She leaves the caprifig fruit through its ostiole or eye (picking up a lot of pollen in the process) and flies off in search of a new fruit at the right stage of development in which to lay her eggs.

The kicker is this: female fig wasps lay so many eggs in each caprifig fruit that very few, if any, of the female flowers ever produce seeds. Not good for ficus species survival.

Evolution (or God, if you prefer) provided a solution: the edible fig.

The plant and fruit look just like those of the caprifig, but have two important differences: no male flowers, and the female flowers have long styles which prevent the fig wasp from laying her eggs.

If she enters the fruit of an edible fig, she searches desperately for, but finds no suitable female flowers. As she does, she scatters the pollen she picked up leaving the caprifig. And, this pollenizes (or caprifies) the edible fig. When caprified, each fruit will produce several hundred to several thousand seeds per fruit, depending on the variety.

Not so great for the individual fig wasp, but good for the ficus species. Overall, the situation benefits both figs and fig wasps. There are plenty of caprifigs to nourish the fig wasps and plenty of edible figs to produce fig seeds which develop into fig and caprifig plants.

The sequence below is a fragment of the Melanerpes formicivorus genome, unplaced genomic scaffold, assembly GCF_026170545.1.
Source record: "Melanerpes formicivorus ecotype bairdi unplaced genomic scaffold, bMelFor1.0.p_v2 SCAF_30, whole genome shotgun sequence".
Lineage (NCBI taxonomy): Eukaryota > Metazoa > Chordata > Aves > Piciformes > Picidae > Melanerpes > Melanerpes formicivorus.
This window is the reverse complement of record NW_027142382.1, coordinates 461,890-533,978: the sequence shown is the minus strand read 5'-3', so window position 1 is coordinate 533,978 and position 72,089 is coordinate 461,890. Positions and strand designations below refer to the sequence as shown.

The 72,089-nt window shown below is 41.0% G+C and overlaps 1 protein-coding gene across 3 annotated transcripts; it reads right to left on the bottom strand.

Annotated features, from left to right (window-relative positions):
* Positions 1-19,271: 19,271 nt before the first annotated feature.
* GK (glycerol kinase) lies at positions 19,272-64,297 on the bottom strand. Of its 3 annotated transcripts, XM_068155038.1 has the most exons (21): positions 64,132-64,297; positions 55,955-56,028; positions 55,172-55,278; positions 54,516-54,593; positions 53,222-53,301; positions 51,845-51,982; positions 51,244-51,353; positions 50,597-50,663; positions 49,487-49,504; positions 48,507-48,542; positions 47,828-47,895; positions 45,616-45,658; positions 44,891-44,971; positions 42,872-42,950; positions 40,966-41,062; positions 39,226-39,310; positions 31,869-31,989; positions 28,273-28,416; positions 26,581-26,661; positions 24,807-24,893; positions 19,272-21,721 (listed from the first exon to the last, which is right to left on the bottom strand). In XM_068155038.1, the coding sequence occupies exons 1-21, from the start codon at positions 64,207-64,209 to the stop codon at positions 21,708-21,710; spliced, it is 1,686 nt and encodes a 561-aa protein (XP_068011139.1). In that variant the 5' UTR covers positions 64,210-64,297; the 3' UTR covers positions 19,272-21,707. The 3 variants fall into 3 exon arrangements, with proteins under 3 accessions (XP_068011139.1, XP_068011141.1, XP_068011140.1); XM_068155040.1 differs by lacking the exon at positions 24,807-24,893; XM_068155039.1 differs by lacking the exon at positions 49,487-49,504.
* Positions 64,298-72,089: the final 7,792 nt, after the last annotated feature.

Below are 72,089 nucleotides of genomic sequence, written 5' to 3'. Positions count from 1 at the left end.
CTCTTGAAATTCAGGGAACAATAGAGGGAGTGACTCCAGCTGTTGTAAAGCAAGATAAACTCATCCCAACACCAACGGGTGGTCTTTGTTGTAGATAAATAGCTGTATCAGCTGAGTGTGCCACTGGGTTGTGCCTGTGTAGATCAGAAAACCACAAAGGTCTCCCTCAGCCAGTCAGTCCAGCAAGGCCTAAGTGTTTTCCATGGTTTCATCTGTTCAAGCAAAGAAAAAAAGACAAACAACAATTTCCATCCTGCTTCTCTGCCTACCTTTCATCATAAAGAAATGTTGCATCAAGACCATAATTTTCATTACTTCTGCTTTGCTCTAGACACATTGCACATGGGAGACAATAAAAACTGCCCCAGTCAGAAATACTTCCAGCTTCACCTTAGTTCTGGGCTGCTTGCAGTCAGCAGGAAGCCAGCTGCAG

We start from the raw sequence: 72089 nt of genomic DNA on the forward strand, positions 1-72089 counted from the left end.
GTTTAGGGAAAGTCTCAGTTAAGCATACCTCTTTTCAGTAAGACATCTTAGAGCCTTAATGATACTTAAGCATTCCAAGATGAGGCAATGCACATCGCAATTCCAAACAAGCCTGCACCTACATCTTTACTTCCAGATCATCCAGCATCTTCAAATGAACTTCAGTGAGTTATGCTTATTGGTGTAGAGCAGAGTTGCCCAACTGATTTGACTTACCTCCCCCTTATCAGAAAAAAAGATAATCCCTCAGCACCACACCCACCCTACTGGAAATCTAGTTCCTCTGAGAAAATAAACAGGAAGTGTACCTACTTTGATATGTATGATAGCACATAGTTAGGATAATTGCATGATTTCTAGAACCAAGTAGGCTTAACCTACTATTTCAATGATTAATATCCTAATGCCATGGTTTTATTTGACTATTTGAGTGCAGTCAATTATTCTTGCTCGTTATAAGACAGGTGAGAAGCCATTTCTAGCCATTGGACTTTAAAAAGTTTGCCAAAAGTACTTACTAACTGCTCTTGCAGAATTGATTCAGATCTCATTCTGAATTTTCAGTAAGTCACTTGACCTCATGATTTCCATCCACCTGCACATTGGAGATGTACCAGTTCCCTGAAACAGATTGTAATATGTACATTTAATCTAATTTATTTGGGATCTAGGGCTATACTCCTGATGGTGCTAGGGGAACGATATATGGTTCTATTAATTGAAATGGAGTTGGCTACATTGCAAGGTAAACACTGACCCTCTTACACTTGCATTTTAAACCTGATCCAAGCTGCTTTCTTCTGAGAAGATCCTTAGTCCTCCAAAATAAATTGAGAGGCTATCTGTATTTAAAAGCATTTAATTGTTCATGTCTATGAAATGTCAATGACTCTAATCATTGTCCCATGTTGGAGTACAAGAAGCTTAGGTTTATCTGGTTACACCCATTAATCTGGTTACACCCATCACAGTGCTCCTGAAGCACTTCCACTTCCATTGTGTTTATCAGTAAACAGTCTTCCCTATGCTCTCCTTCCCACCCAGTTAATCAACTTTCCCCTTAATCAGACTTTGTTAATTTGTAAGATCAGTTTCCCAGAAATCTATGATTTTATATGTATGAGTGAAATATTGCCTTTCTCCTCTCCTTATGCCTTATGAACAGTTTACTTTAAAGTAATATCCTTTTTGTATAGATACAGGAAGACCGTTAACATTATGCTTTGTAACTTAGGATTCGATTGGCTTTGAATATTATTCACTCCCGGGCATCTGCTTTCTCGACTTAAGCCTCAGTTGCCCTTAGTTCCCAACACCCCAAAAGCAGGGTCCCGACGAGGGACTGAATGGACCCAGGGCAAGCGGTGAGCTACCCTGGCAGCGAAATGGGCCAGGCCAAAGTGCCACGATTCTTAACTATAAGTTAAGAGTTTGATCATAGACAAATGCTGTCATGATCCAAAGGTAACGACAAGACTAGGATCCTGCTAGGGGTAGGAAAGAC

Evolution's Soft Underbelly
by Asyncritus


The Argument Darwin Dreaded…
The Argument No-One Has Developed Before…
The Argument to Which There Is


35,000 viewers of my articles can’t all be wrong. Check Google for this subject and see!

100 pages of amazing facts and carefully reasoned arguments. Equip yourself! Give your children the knowledge to defend belief in Creation in class!

Get your copy here. Only $19.97 as pdf.
$27 plus $5 p&p in CDR format.

CDR Version

Published by

No comments:

Post a Comment